The two qualities of top leaders

By: Brian Tracy

There are two essential qualities of leadership. Jack Welch, former CEO of General Electric says that the “Reality Principle” is the most important of all. What this means is the practice of realism in all things.

Practice Intellectual Honesty
Realism is a form of intellectual honesty. The realist insists upon seeing the world as it really is, not as he wishes it were. This objectivity, this refusal to engage in self-delusion, is a mark of the true leader.

Don’t Trust to Luck
Those who exhibit the quality of realism do not trust to luck, hope for miracles, pray for exceptions to basic business principles, expect rewards without working or hope that problems will go away by themselves. These all are examples of self-delusion, of living in a fantasyland.

See Things As They Are
The motivational leader insists on seeing things exactly as they are and encourages others to look at life the same way. As a motivational leader, you get the facts, whatever they are. You deal with people honestly and tell them exactly what you perceive to be the truth. This doesn’t mean that you will always be right, but you will always be expressing the truth in the best way you know how.

Take Responsibility
The second key quality of motivational leadership is responsibility. This is perhaps the hardest of all to develop. The acceptance of responsibility means that, as Harry Truman said, “The buck stops here.”

Win By A Narrow Margin
The game of life is very competitive. Sometimes, great success and great failure are separated by a very small distance. In watching the play-offs in basketball, baseball and football, we see that the winner can be decided by a single point, and that single point can rest on a single action, or inaction, on the part of a single team member at a critical part of the game.

Get the Winning Edge
Life is very much like competitive sports. Very small things that you do, or don’t do, can either give you the edge that leads to victory or take away your edge at the critical moment. This principle is especially true with regard to accepting responsibility for yourself and for everything that happens to you.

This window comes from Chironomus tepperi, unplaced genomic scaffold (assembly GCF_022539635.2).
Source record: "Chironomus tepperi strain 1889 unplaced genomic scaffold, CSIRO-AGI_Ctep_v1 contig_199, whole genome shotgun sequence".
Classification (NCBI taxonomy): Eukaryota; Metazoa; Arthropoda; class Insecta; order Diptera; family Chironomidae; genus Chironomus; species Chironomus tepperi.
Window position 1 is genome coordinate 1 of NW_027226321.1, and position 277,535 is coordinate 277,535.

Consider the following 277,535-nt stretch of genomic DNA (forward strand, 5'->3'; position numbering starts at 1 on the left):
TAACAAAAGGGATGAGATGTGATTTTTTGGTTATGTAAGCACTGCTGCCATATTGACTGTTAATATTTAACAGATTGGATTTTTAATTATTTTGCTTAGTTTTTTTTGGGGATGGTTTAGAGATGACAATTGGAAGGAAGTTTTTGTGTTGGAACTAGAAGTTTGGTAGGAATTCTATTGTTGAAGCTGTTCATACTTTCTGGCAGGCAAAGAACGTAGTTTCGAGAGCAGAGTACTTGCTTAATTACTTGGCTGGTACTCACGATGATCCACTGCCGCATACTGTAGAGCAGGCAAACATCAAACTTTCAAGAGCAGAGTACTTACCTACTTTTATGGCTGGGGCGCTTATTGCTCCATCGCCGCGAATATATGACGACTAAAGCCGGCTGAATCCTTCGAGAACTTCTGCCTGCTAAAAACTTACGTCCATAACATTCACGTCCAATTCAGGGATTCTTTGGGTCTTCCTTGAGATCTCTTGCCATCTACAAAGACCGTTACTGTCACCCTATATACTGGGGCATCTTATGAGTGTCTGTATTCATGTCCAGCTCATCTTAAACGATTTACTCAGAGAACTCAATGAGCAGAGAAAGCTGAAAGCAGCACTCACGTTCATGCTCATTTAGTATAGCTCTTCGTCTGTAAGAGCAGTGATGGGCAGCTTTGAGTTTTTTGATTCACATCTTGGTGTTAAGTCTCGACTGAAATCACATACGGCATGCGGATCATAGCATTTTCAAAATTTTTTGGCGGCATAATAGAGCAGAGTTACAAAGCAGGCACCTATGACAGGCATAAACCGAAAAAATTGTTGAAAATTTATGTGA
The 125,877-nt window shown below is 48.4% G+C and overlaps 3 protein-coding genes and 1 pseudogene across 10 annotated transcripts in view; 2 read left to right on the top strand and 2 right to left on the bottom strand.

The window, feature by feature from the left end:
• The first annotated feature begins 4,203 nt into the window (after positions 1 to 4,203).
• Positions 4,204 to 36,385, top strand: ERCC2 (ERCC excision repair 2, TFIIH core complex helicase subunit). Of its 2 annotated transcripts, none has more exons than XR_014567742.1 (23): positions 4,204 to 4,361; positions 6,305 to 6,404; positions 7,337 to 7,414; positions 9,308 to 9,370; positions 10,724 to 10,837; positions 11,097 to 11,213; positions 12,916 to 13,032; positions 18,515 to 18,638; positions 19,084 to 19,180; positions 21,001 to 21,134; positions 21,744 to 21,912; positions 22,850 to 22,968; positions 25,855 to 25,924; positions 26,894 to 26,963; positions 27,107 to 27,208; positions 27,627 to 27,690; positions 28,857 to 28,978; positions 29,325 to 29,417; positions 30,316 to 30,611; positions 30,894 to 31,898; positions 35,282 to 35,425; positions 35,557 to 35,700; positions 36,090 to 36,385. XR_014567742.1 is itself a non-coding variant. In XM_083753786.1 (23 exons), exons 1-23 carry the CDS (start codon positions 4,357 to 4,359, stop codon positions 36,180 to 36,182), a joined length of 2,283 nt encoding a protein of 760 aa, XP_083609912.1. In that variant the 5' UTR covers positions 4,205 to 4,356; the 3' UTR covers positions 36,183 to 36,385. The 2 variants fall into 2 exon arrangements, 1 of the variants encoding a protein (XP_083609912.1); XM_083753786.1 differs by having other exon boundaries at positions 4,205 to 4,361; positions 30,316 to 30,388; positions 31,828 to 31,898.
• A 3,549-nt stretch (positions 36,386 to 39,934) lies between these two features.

Refuse to Make Excuses
The opposite of accepting responsibility is making excuses, blaming others and becoming upset, angry and resentful toward people for what they have done to you or not done for you.

Any one of these three behaviors can trip you up and be enough to cost you the game: If you run into an obstacle or setback and you make excuses rather than accept responsibility, it’s a five-yard penalty. It can cost you a first down. It can cost you a touchdown. It can make the difference between success and failure.

If, when you face a problem or setback, and you both make excuses and blame someone else, you get a 10-yard penalty. In a tightly contested game, where the teams are just about even, a 10-yard penalty can cost you the game.

If, instead of accepting responsibility when things go wrong, you make excuses, blame someone else and simultaneously become angry and resentful and blow up, you get a 15-yard penalty. This may cost you the championship and your career as well if it continues.

Lead Yourself, Be A Role Model
Personal leadership and motivational leadership are very much the same. To lead others, you must first lead yourself. To be an example or a role model for others, you must first become an excellent person yourself.

Action Exercises
Here are two things you can do immediately to put these ideas into action.

First, be completely honest and realistic with yourself and every difficult situation in your life. Resolve to face the truth, whatever it is. Don’t wish, hope, pray, ignore or play games with yourself.

Second, accept complete responsibility, especially when things go wrong. Refuse to blame others or make excuses. You can tell the strength of your character when you are under pressure. Be calm, controlled and constructive at all times